Hackleburg police officer discovers house on fire, saves lives

Hero Hackleburg Police Officer Zach Booth (far right) is shown with police chief Kenny Hallmark (far left) and Lynn Albert Barnette, 72, the homeowner he helped get out of the burning structure, along with Barnette’s granddaughter and friend.

By Kathryn “Chazz” Hirschfeld
Staff writer
HACKLEBURG — Hackleburg Police Officer Zach Booth is a hero. He will star in this news article, and he could easily be written about by a screenwriter and have his own movie.
While on routine patrol around 1 a.m. on Tuesday, Feb. 27, Booth noticed a residence on fire in the Crestview Heights neighborhood in Hackleburg.
“It could have been very different,” said Hackleburg Mayor Darryl Colburn. “After Zach noticed the house on fire, he went to check it out, which anyone would do--officer or not--to make sure nobody was home or in the house.
“After he investigated, he realized there were three people in the home. Lynn Albert Barnette, his granddaughter, Emily Barnette, and a friend of Emily’s.
“I don’t want it to sound like a superhero story, but he got two young adults out and a gentleman who’d previously had a stroke. Zach got him out of the house in his wheelchair while the house was engulfed in flames.
“So, had he not been on patrol, and paying attention to his surroundings while out and about, that could have been three lives lost right there.”
The mayor noted he was sharing the story so others can learn of the officer’s heroic actions.
“We’re just wanting to commend officer Booth and get him some recognition for saving three lives and doing his job to an extreme degree of what is expected,” Colburn said.
“Not just as public servant, but as a human being. He is a young officer--so having the courage and being brave enough to go into the house and clear it and get the people out of it--that speaks very highly on his character.”
The mayor noted Booth is quite humble and not the kind to look for recognition.
“To him, it wasn’t a big deal,” he said. “It was something everybody would do. And we would like to think everybody would do that. But in reality, how many people will run into a burning house?
“To me, he’s a hero. He’s a very high example of the oath officers take to serve and protect. We’re super proud of him and think he ought to be recognized as much as he can be.”
Colburn said he was trying to put into motion a way for representative Tracy Estes and senator Garland Gudger to have a resolution passed in Booth’s honor, allowing him to be recognized on the floor of the house and the senate.
‘It’s terrifying
to think of’
The Journal Record was also able to speak with Ashley Cantrell, Emily’s mother, regarding what happened.
“I’m so grateful they’re okay,” she said. “I feel like by the time the fire department had gotten there, the smoke would have killed them before too much longer. It’s terrifying to think of. I’m very grateful for the officer. He’s a standup officer. He went out of his line of duty.”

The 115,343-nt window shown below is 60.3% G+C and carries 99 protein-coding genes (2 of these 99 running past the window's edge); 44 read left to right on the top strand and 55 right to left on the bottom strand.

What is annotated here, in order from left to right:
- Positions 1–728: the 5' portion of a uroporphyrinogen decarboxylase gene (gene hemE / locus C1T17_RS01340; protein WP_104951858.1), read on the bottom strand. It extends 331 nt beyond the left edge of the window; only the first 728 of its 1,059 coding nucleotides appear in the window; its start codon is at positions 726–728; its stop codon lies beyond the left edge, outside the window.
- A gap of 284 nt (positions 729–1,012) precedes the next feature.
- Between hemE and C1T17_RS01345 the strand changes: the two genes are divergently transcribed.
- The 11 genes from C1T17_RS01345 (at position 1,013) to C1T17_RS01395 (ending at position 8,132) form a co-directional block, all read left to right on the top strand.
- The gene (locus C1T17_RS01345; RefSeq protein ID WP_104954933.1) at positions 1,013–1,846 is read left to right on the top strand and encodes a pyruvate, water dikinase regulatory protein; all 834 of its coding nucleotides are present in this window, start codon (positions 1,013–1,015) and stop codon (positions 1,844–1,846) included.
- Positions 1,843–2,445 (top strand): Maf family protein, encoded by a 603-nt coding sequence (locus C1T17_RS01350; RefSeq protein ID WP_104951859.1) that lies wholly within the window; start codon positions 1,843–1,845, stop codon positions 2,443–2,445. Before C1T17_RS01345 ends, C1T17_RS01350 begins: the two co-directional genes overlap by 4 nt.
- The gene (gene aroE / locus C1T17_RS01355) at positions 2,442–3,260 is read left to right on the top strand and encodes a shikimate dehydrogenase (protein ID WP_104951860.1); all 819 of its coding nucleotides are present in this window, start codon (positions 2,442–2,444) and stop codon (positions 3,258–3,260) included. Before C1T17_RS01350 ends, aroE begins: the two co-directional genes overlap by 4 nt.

Emily, 18, is a senior at Hackleburg High School. Her mother said she had a friend staying over to help her take care of her grandfather, who’d had a recent stroke. Lynn is unable to walk on his own.
Cantrell said Emily told her she was awakened in the night by the flashing lights of the patrol car outside. When she opened her bedroom door, she was unable to see anything due to the smoke in the hallway and fell.
“She said she didn’t know at first if she could get up,” Cantrell said.  

 ‘It all happened
really fast’
Speaking with Booth, we asked him what made him go down that particular road at that exact time, specifically if he felt there was a higher power involved in helping him save the lives of Emily, her friend and her grandfather.
“Definitely God,” he said. “I 100 percent felt led to go down that street. Usually, about 1 in the morning, I don’t usually go down that specific road at that time.
“I had actually debated stopping at the department and getting a bite to eat, but I told myself I was going to wait and ride around real quick. And I just saw the fire. At first, I thought it was a bonfire.”
After taking a closer look, Booth quickly pulled into the yard and dispatched the local fire department.
“They responded very fast,” he said.
Before they arrived, Booth said he went and banged on the front door for a couple of minutes.
“Emily finally came to the door, and I walked in,” he said. “I explained it to her what was happening, but she could see the fire as she walked to the door.
“I’d been to the house on a previous medical call, so I knew the older gentleman had suffered a stroke and was kind of disabled. He was in the back, so while they were quickly getting ready, I got him out in his wheelchair.
“When I first got there, the house wasn’t too bad on fire, but while we were in there, as soon as we opened the door, the kitchen kind of took off. The power had also gone out, so it was hard for everybody to see. It all happened really fast.”
Booth noted he was wondering how he’d get Lynn off the porch in the wheelchair.
“Luckily, the neighbor, Virgil Adams, came and helped me,” Booth said. “He was at the door, as soon as I came out and helped me get Mr. Lynn off the porch.”